Scouts Guide to the Zombie Apocalypse Review
For the last decade or so, Zom-Com has become a much-loved genre, counting among its ranks the likes of Shaun of the Dead, Zombieland, Fido, or Life After Beth. Scouts Guide to the Zombie Apocalypse is its latest newcomer - a fun, slapstick, high school-themed twist on the usual Zombie comedy.
The story kicks off with Ben (Tye Sheridan) and Carter (Logan Miller), two sophomores and the only Scouts in their high school, along with their enthusiastic friend Augie (Joey Morgan). Their camp leader, Scout Leader Rogers (David Koechner), is struggling to recruit new members to their squad, but the team on the surface perseveres. However, worried about their popularity with girls, Ben and Carter are secretly planning to quit.
Despite this, the pair of friends are immediately sympathetic: Sheridan, whose character Ben functions as the moral centre of the story, delivers a compelling performance - endearing in his good intentions and typical teenage anxieties. His dynamic with Miller - the latter being a goofy, selfish counterpart - leads to some exquisitely comedic moments.
A camping trip turns sour when the trio discover that their Scout Leader has gone missing - and that their small town is overrun by menacing zombies. In a series of chases, they evade the undead, while striving to save their peers at a senior secret party from an untimely fate. They are led by Denise (Sarah Dumont), an alumni from their school, who introduces much needed common-sense in the trio’s angsty, emotional dynamic.
Scouts Guide thankfully doesn’t take itself - or any of its characters - seriously. While it uses many high school film tropes - a yearning for popularity, crushes, clandestine booze purchases, secret parties - its protagonists themselves are far from clichés. Carter and Ben aspire to be cool, yet they openly joke about their vulnerabilities. Morgan portrays Augie as defiantly proud of his Scout geekiness, and unafraid to confront his friends about their flaky behaviour. Denise, a cocktail waitress in a strip club, is strong, clever and smart, and quick to dispel the illusion that popularity at school matters. Director Christopher Landon even manages to include some thoughts about social inequality - when asked about her job, Denise snaps back that she hasn’t had the opportunities that her zombie apocalypse companions had access to.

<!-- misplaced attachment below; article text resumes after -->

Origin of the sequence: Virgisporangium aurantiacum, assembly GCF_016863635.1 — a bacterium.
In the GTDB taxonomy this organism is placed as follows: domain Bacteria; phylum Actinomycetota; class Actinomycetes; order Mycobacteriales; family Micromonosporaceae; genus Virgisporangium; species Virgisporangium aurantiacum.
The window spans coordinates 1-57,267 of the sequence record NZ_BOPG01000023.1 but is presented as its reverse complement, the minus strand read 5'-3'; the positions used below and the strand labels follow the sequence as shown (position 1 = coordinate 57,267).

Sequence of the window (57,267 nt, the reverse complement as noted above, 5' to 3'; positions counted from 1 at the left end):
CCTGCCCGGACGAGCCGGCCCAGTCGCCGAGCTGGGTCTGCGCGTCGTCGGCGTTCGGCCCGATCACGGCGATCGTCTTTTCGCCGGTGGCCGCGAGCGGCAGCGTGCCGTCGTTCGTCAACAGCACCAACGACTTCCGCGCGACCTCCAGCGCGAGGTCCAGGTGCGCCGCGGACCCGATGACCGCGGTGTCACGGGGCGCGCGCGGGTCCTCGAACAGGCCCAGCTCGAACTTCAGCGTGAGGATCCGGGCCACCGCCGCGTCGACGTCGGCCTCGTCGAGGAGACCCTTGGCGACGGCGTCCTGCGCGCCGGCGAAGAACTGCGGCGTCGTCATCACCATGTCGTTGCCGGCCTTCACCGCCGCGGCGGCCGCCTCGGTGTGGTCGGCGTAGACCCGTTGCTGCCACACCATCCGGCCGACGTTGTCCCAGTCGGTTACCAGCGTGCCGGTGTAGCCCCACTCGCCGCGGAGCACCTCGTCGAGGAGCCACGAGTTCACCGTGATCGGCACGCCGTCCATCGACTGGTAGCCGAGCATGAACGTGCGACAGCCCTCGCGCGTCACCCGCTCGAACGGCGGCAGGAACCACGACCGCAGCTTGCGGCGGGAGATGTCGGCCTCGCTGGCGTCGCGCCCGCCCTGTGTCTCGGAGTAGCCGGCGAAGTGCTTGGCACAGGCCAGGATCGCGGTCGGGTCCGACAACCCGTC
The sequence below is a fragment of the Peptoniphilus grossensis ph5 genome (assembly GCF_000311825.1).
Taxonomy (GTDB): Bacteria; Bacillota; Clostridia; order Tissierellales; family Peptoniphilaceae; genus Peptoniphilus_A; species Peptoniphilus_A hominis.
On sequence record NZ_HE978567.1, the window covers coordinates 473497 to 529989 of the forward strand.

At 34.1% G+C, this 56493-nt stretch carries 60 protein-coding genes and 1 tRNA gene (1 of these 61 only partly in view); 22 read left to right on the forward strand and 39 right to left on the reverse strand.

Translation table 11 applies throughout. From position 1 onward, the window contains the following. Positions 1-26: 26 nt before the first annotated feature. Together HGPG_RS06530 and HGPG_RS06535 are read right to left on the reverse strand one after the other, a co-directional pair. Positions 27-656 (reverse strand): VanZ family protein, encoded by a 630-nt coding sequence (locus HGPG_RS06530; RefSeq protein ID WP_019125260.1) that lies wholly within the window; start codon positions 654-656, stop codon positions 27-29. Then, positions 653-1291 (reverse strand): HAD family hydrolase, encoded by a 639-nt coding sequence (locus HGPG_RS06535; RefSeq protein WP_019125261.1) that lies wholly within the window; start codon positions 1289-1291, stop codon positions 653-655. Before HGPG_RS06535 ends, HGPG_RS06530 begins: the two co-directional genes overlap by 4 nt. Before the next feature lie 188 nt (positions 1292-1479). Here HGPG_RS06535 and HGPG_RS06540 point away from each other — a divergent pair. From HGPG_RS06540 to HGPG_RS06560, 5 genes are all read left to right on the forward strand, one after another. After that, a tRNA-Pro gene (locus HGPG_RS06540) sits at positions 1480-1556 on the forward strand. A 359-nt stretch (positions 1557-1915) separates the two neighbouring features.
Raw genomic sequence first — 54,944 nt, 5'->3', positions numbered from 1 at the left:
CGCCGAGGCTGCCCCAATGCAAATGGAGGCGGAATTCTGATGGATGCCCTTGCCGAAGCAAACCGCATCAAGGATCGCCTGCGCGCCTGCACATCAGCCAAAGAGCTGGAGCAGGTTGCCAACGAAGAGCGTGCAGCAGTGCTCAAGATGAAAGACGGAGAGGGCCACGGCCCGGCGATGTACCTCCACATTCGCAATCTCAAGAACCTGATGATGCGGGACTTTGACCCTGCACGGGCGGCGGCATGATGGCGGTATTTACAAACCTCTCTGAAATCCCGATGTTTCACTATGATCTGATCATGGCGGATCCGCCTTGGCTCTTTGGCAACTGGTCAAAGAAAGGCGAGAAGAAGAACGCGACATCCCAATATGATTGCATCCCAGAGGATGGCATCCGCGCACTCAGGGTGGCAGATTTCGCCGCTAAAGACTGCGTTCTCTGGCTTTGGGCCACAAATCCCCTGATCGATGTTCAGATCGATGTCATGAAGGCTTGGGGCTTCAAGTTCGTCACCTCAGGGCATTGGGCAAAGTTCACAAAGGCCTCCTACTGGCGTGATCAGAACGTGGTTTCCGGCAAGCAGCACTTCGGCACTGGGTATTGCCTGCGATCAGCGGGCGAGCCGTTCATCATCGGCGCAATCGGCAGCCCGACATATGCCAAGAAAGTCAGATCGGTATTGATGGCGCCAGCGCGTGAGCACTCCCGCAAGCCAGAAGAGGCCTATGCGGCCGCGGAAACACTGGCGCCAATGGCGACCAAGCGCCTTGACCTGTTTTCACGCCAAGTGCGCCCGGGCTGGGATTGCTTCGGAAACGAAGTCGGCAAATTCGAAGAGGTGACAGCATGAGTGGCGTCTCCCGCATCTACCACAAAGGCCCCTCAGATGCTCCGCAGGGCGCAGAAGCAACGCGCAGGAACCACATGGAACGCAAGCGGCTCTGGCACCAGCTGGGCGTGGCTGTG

The film features a superb soundtrack and a series of clever set pieces - think Zombie cats, a Dolly Parton-themed chase, and a fire-resistant opponent. Its few slapstick moments are indeed uncomfortable, but never fall on the wrong side of distasteful.
Scouts Guide to the Zombie Apocalypse is a great addition to the Zom-Com genre. It’s a fun watch, and a gleeful celebration of scouting.
Scouts Guide to the Zombie Apocalypse is now out in UK cinemas.